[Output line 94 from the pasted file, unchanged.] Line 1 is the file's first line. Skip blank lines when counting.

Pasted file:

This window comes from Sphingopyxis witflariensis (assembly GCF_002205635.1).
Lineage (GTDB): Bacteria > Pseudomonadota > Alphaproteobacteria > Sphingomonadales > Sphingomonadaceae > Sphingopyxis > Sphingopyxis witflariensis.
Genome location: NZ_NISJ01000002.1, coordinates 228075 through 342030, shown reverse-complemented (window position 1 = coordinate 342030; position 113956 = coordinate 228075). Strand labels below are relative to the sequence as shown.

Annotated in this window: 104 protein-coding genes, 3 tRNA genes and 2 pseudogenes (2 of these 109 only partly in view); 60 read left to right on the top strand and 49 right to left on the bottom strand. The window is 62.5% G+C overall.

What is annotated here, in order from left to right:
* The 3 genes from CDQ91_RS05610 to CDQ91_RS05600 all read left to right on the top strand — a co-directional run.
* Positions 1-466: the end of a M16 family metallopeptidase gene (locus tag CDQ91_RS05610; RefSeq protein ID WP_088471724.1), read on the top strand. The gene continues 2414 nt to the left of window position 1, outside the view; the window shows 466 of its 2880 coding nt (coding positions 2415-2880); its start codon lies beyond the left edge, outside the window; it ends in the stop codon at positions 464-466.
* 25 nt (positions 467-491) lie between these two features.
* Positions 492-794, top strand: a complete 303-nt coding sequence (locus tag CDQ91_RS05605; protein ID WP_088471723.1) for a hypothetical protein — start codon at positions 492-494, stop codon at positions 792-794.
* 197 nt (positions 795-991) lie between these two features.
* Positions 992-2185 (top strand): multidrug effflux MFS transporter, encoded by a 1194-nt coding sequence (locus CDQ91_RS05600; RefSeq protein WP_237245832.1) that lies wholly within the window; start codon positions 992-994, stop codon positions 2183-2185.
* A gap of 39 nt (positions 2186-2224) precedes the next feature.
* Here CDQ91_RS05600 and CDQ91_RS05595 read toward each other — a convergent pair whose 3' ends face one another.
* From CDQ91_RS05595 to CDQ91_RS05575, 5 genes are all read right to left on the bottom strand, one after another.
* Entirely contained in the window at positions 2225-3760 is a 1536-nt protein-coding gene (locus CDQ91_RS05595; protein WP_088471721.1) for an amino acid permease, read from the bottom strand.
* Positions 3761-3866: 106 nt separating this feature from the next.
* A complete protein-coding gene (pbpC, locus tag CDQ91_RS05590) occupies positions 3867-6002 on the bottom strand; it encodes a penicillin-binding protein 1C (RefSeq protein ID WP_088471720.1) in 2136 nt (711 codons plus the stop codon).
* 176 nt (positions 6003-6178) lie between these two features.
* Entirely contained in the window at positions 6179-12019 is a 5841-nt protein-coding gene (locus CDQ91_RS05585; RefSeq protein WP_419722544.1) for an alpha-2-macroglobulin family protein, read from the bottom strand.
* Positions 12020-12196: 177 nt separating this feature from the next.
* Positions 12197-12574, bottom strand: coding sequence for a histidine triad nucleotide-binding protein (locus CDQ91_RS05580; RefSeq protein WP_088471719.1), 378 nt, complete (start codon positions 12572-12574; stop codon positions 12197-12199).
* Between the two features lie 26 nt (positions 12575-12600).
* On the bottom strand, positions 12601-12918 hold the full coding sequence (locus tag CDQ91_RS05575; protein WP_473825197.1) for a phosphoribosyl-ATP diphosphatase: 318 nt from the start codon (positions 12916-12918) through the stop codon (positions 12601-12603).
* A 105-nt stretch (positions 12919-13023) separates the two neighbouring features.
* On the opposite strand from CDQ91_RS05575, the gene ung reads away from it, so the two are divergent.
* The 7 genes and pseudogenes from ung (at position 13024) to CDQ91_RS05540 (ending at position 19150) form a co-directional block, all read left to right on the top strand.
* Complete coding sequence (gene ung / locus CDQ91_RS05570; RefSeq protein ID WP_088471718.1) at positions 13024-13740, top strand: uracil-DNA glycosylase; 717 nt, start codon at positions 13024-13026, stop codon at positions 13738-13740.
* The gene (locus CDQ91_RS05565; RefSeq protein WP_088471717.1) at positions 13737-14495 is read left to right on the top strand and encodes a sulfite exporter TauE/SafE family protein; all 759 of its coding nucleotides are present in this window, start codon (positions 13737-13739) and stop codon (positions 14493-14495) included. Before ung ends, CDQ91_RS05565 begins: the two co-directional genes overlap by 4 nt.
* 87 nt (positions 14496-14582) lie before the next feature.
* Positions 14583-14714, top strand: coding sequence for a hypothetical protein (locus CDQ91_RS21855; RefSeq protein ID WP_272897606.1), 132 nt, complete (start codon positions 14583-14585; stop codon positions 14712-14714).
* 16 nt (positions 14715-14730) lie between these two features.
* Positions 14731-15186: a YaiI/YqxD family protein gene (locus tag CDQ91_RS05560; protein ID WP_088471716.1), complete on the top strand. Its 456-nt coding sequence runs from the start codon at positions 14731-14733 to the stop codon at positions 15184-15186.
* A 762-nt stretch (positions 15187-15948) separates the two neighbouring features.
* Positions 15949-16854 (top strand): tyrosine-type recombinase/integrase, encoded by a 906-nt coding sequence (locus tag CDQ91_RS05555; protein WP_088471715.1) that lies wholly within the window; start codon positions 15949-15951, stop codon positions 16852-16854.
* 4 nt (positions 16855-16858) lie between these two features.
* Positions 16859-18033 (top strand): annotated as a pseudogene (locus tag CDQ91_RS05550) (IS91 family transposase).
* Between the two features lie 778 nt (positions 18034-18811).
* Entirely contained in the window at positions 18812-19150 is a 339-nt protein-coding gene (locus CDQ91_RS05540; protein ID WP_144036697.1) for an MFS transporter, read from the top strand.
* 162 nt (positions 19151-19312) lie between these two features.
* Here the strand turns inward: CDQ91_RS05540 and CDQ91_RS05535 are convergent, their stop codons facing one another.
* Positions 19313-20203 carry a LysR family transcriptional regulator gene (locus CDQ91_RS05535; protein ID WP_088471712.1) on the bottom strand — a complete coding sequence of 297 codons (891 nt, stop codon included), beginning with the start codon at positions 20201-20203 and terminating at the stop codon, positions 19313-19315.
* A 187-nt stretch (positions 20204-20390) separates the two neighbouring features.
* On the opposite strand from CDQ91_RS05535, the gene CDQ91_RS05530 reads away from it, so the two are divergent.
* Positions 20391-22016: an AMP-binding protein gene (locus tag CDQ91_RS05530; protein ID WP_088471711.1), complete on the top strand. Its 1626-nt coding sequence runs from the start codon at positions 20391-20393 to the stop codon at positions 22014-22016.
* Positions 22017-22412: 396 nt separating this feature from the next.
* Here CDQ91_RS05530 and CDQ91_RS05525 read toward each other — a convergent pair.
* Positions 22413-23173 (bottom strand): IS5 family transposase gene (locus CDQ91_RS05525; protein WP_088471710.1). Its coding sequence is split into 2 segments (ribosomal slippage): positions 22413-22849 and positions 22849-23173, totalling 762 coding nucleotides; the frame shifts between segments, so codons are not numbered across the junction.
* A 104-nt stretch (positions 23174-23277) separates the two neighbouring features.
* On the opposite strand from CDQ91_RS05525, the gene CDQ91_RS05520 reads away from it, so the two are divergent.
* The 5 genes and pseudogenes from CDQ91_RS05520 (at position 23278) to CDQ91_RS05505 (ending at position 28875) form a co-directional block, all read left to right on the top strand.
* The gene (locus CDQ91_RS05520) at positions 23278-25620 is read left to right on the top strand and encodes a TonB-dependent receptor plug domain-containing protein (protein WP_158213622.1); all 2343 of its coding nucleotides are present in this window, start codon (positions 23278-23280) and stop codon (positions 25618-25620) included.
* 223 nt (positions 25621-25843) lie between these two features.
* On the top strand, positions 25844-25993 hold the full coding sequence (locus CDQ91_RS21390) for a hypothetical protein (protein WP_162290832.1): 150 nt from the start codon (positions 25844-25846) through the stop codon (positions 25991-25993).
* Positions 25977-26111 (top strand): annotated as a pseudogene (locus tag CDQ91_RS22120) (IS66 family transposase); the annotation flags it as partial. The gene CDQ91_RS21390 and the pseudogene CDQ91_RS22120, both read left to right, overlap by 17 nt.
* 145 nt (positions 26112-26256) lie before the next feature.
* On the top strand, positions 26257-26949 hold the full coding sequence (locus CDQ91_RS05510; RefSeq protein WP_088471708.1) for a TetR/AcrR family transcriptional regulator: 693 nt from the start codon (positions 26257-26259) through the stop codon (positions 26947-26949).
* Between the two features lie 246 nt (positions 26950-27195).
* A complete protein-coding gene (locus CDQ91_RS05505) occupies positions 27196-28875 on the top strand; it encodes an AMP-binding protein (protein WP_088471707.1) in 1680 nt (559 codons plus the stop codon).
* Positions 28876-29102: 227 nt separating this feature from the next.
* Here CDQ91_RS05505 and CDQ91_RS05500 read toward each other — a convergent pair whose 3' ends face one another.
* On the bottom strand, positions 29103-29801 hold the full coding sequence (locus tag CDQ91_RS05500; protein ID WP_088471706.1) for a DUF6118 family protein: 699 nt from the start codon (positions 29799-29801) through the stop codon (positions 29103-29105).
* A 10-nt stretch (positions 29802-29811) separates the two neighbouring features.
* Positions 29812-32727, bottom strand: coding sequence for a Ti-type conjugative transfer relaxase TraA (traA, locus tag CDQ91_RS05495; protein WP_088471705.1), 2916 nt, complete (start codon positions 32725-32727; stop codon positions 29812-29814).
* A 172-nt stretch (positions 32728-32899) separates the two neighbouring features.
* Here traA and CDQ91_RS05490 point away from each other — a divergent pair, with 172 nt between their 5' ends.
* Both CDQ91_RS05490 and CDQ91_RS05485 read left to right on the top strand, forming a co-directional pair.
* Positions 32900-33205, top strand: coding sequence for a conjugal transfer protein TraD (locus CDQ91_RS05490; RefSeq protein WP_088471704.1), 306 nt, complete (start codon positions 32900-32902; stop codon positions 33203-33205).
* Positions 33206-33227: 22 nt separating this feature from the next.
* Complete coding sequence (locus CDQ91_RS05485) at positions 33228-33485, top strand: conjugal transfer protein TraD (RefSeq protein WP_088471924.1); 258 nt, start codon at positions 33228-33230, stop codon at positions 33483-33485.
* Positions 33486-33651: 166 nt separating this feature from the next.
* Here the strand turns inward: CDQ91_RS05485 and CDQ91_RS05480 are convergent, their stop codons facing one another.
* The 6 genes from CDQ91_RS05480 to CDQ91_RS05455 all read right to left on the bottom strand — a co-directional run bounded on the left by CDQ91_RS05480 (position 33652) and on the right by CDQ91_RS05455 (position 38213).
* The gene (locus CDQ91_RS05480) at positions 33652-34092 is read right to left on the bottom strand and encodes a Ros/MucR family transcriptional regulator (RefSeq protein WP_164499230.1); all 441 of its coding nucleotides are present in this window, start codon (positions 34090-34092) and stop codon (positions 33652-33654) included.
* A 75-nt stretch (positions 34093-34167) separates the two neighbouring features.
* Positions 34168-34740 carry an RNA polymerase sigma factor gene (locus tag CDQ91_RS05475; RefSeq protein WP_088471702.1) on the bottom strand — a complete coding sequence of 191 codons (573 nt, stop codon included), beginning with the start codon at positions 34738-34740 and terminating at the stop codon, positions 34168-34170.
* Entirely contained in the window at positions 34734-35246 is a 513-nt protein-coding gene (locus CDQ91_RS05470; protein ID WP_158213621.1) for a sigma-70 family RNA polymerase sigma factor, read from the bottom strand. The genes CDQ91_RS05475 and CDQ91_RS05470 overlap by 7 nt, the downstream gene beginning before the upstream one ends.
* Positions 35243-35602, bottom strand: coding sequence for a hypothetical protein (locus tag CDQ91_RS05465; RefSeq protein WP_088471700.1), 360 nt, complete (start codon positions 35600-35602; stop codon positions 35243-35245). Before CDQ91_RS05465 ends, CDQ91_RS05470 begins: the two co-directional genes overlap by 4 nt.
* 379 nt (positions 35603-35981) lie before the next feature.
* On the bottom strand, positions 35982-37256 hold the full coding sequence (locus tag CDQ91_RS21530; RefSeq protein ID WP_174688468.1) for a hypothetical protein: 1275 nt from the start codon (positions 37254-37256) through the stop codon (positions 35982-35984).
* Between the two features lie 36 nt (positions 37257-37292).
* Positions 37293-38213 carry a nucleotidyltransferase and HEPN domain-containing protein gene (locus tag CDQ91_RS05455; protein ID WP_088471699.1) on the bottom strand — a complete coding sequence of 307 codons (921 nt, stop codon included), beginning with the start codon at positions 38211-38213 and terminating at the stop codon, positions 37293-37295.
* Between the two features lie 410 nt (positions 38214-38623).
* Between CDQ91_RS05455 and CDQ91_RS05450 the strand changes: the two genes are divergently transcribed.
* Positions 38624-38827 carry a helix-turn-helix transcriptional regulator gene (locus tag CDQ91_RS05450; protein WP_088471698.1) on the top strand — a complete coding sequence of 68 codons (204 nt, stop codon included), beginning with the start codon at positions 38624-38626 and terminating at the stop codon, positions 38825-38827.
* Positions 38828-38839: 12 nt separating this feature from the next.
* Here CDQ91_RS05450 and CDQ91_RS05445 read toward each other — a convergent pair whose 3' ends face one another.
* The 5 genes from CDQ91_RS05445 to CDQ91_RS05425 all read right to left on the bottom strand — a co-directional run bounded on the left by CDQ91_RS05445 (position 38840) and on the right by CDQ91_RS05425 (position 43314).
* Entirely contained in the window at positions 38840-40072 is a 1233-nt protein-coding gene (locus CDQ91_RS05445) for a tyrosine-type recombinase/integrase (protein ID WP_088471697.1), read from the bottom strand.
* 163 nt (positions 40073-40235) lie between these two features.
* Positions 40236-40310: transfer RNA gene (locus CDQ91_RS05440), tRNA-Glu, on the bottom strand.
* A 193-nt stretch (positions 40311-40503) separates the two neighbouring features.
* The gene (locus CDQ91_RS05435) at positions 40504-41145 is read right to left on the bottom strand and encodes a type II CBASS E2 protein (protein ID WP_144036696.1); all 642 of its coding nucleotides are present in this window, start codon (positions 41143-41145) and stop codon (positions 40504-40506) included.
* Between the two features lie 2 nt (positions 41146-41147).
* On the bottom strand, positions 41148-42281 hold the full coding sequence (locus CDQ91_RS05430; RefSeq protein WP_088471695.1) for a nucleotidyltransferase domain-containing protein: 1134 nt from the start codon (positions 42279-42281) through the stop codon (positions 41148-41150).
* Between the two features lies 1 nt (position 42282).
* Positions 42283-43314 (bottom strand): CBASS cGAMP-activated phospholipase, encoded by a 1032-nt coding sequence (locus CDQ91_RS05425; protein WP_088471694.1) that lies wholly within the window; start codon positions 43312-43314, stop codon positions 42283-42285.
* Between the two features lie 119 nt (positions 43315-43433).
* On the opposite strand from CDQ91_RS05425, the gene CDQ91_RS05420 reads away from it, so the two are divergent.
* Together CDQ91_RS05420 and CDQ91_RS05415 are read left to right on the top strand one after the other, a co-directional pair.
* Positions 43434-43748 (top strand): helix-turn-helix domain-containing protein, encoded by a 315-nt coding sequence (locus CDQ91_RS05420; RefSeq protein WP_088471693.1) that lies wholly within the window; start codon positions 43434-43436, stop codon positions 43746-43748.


* On the bottom strand, positions 41148-42281 hold the full coding sequence (locus CDQ91_RS05430; RefSeq protein WP_088471695.1) for a nucleotidyltransferase domain-containing protein: 1134 nt from the start codon (positions 42279-42281) through the stop codon (positions 41148-41150).